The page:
The success of Albatross marked the first change in Fleetwood Mac’s sound, as they began to move away from pure blues during 1969. They signed with Immediate Records and Man of the World was a hit. Oh Well was a heavy rock classic, particuarly the first part, featuring a riff Led Zeppelin would be proud of.

Unfortunately, by the time of the dark psychedelia of The Green Manalishi (With the Two-Prong Crown) in 1970, Green’s mental health was rapidly dimishing. He had taken LSD at a hippy commune in Munich and had become erratic. Following an argument in which Green announced he wanted to give all the band’s money to charity, he left Fleetwood Mac in May. After an uncredited appearance on their 1973 album Penguin, he disappeared into obscurity. When he did resurface in the 90s, he was a shadow of his former self. I wonder what he made of his old band’s enormous success?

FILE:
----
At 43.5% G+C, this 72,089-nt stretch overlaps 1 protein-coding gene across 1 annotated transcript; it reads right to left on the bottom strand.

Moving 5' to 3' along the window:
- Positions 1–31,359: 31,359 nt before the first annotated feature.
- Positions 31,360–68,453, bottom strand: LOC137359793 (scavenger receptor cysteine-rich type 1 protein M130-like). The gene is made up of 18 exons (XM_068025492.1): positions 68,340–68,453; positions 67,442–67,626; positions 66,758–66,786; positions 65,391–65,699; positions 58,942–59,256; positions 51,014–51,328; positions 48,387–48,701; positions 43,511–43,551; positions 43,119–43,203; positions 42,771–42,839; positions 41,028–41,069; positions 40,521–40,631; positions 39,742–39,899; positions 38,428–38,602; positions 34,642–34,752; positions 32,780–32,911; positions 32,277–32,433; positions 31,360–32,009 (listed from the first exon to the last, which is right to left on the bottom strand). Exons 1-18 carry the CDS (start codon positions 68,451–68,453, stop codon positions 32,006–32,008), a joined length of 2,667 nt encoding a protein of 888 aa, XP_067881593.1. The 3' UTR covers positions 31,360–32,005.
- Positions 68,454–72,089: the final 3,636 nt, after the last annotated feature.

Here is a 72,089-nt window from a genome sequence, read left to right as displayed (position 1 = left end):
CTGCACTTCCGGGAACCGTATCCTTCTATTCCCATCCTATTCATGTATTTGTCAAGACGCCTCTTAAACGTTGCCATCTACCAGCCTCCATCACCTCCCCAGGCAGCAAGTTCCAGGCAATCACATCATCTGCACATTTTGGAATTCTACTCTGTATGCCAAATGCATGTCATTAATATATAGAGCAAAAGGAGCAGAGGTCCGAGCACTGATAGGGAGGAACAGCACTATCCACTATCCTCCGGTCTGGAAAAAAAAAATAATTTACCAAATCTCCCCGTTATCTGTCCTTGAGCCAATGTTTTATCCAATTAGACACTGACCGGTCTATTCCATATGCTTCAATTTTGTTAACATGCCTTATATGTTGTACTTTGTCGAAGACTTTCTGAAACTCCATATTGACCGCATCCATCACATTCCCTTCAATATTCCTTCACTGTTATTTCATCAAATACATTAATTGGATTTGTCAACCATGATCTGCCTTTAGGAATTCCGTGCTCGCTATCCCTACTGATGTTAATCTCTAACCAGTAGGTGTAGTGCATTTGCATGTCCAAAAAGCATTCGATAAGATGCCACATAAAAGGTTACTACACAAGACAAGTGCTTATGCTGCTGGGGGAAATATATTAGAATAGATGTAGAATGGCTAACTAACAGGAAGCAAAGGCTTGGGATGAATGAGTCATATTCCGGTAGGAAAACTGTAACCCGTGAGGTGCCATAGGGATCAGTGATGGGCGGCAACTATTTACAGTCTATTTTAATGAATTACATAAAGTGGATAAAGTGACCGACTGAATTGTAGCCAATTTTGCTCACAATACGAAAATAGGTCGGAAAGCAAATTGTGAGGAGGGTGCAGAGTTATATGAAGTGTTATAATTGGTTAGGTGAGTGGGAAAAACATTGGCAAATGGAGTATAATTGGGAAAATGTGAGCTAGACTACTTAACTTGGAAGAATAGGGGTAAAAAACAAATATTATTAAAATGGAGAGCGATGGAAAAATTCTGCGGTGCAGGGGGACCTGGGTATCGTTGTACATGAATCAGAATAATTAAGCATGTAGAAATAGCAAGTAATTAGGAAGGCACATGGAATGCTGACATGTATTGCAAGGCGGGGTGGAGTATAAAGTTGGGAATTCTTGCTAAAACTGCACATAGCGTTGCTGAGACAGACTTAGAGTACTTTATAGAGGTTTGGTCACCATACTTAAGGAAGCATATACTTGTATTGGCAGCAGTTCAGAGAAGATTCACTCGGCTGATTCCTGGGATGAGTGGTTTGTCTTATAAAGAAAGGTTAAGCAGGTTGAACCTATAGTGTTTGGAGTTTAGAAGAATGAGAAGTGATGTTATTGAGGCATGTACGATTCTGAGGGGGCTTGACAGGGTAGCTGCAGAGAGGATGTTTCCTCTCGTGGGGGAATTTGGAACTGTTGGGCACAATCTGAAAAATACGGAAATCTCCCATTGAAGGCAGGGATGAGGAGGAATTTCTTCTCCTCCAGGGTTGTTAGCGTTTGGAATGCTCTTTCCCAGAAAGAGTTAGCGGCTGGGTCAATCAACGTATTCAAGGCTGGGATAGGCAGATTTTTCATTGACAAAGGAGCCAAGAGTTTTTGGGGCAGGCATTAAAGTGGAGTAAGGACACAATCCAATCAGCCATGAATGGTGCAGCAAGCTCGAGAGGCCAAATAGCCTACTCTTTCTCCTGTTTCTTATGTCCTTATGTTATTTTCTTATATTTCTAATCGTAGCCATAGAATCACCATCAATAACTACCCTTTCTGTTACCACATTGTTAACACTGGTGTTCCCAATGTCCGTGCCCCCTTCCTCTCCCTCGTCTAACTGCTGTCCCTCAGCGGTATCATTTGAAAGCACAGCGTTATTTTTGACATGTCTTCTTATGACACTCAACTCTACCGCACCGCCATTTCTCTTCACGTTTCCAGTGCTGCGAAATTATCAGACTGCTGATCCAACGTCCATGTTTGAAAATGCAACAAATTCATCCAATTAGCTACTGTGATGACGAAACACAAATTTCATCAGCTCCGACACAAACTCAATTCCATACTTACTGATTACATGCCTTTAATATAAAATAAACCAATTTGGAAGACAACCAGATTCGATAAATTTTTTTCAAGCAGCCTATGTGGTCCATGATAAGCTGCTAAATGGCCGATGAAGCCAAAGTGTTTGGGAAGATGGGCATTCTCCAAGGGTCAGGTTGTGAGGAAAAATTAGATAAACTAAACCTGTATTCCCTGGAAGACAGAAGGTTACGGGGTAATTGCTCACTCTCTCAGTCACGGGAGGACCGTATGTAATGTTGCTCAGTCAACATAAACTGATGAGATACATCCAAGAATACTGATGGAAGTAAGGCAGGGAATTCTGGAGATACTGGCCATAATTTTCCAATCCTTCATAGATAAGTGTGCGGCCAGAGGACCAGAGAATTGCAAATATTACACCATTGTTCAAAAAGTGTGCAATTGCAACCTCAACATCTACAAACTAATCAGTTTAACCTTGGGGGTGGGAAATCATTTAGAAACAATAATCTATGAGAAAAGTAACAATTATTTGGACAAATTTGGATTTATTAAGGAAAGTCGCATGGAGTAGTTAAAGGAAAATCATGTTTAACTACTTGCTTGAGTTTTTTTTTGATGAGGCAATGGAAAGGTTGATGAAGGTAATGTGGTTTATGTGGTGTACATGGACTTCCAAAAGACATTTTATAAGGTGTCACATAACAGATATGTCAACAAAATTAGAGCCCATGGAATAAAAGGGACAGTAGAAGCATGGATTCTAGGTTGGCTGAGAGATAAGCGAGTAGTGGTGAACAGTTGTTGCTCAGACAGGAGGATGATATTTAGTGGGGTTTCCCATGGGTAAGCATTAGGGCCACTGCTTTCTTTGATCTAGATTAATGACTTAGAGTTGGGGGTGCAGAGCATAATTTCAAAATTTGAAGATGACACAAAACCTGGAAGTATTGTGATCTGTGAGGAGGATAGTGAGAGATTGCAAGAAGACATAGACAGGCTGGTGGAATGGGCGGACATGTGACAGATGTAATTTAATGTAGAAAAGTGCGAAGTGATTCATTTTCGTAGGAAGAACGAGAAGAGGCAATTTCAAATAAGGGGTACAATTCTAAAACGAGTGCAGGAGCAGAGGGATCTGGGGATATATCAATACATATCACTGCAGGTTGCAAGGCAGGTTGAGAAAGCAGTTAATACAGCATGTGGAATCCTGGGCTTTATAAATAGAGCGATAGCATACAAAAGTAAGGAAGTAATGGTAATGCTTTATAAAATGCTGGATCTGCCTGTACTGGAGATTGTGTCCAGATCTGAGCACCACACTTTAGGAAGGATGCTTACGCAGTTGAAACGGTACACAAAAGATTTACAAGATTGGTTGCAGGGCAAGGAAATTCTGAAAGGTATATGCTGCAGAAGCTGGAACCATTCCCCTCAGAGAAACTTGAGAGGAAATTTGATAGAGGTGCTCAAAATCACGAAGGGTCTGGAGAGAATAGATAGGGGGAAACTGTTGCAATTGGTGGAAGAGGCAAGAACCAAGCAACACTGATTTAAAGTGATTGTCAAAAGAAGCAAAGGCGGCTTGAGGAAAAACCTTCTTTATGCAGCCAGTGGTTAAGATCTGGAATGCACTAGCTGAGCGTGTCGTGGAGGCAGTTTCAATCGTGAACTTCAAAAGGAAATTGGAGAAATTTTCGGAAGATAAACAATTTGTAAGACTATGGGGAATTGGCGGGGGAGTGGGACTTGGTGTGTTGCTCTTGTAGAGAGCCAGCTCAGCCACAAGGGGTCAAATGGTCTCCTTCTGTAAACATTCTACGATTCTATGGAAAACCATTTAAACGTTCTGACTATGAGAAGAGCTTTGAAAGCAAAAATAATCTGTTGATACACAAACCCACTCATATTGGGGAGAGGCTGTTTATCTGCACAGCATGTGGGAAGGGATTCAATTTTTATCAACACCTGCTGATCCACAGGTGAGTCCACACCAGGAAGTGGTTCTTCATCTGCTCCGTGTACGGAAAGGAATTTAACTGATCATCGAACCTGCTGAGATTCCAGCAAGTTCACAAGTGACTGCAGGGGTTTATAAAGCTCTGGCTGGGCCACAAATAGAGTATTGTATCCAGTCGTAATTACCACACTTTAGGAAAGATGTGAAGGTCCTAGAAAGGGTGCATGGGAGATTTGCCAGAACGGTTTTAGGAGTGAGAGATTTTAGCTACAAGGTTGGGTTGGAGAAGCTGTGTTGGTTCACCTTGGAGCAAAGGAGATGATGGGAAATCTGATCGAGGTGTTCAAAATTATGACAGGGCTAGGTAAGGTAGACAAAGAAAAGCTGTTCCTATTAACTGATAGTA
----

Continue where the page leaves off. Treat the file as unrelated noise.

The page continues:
Fleetwood Mac struggled once their principle songwriter had gone. Perfect, now married to McVie, became a full-time member that August. In February 1971 Spencer went out to buy a magazine. He never returned. After several days searching they discovered he had joined a cult known as the Children of God. Kirwan was the next to leave, in 1972, having become a full-blown alcoholic. After his last solo album in 1979 he left the music industry for good. Their was to be no comeback for Green’s protégé. He spent much of the 80s and 90s homeless, and divorced, and had an estranged son. He died in June 2018, aged 68.

After numerous line-up changes, success finally beckoned when guitarist Lindsay Buckingham and his partner Stevie Nicks joined up in 1975. They released their second eponymous LP, which sold millions. Despite their new-found commercial success, the new line-up was mired in personal problems. The McVies and Buckingham and Nicks all split up, and the relationship turmoil resulted in one of their most famous albums. Rumours is one of the most famous pop-rock albums of the 70s. They ended the decade with the more experimental Tusk.